Moscow's Brinstaar stands behind a new publishing venture, Kota Records. Over the course of several recent interviews, he establishes an elegant worldview with which to counter the mainstream.
For Western observers, many locations across a Russian map - with unpronounceable names and windswept railway stations - can appear unimaginably distant. In one of those lonely places we find SV Hutor.
The Petrozavodsk duo Love Cult have just announced they'll be writing one track each day - for an entire year. Other new projects, such as Moscow's Rhizome, express similar forms of private industry.
"When I compose, I simply turn off my brain and surrender to a flight of fancy. It's something elusive. It happens all of a sudden, spontaneously... it's what you might call 'improvisation of the heart and soul.'"
Novosibirsk's Zimne have released a second LP of metaphysical trip-hop. These new songs combine the core themes of earthbound romance, distant galaxies, and a painful gap between them.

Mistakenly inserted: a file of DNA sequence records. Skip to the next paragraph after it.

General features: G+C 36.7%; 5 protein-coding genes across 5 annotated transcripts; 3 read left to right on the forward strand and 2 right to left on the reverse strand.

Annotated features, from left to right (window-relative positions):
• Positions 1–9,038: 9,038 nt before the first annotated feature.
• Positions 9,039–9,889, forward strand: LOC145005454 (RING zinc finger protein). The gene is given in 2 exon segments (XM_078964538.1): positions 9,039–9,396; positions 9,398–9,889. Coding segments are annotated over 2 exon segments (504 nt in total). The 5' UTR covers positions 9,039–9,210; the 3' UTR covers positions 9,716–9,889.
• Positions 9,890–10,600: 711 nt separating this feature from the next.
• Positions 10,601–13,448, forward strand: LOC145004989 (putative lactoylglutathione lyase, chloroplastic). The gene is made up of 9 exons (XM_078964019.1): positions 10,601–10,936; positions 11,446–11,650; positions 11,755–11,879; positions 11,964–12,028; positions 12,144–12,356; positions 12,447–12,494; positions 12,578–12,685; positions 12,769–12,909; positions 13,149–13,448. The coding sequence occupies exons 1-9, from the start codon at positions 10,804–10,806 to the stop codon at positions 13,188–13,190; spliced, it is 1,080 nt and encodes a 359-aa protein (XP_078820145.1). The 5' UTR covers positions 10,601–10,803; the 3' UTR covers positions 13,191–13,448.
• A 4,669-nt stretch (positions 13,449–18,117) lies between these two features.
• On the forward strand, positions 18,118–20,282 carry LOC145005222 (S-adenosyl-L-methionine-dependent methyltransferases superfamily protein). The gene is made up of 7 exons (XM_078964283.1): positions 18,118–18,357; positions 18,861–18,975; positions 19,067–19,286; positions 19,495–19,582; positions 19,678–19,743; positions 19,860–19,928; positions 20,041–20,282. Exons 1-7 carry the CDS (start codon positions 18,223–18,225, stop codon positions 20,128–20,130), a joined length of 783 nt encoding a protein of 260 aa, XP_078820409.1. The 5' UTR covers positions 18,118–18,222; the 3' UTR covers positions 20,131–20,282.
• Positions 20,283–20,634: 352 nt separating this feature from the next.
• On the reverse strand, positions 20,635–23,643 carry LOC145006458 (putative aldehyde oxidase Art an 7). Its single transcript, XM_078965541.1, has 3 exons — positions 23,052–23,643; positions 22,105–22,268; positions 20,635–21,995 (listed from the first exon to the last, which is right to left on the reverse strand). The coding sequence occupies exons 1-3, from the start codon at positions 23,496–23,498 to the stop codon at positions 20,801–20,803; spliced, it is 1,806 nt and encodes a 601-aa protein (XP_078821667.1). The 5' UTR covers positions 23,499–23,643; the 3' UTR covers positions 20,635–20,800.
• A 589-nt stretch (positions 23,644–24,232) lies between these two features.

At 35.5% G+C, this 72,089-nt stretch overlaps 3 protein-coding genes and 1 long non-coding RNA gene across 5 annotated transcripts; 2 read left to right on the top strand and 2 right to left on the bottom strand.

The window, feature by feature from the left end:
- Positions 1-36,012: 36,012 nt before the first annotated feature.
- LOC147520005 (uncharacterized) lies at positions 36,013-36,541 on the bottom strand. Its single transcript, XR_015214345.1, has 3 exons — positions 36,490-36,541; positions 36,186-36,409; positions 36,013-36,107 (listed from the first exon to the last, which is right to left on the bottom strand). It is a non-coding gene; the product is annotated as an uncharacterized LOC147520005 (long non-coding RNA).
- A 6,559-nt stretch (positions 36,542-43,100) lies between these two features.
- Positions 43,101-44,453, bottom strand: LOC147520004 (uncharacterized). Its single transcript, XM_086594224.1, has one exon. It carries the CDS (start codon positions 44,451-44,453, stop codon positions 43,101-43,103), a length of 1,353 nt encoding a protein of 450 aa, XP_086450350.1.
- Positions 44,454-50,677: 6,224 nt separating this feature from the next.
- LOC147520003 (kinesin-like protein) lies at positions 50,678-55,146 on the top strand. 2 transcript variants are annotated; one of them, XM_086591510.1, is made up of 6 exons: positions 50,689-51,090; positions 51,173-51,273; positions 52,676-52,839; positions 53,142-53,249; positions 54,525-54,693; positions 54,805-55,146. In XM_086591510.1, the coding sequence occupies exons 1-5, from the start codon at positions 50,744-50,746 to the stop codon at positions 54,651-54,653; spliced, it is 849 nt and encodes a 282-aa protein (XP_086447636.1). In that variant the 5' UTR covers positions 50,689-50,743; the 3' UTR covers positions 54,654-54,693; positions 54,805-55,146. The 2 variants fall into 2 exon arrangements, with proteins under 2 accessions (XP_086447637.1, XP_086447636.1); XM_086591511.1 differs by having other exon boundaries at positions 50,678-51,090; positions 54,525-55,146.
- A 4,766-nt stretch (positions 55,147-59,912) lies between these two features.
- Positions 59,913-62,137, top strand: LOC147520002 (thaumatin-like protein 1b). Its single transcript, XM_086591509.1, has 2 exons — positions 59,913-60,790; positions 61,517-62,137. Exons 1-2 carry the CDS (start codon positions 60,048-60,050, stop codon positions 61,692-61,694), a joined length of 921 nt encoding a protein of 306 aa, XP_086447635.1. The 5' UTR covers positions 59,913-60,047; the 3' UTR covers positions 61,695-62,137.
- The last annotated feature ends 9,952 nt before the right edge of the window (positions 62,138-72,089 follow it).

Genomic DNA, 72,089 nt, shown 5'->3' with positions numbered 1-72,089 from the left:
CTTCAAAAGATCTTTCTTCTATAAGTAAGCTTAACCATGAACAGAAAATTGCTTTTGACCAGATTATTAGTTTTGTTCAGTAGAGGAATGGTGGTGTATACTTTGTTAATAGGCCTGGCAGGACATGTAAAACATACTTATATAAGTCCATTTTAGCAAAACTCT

Sugar God (Evgeny Pozdnyakov, Moscow): "I've tried to create the atmosphere of being in outer space, or of a bird's flight. It's a combination of romantic solitude and nostalgia"
The next release from FFM is a republication - of a wonderful, rarely recognized EP from Galya Chikiss. "Without Oxygen" is full of northern folklore, but has direct connections to the here and now.
Darya Shakhova (aka The Owl) Novosibirsk: "I like all music… except completely idiotic styles, of course! I even like high-quality pop stuff. If something is made with heart and soul, then you'll feel it..."
"As I was writing these Empty Patterns tracks, I imagined all kinds of empty buildings to myself. They included large and vacuous halls, in the center of which a gramophone was playing..."
Within a number of Slavic electronic recordings this week, desire is an enduring theme. Alternatives to dull actuality are sought in local forests, on distant shores, or within classic literature of the Nineteenth Century.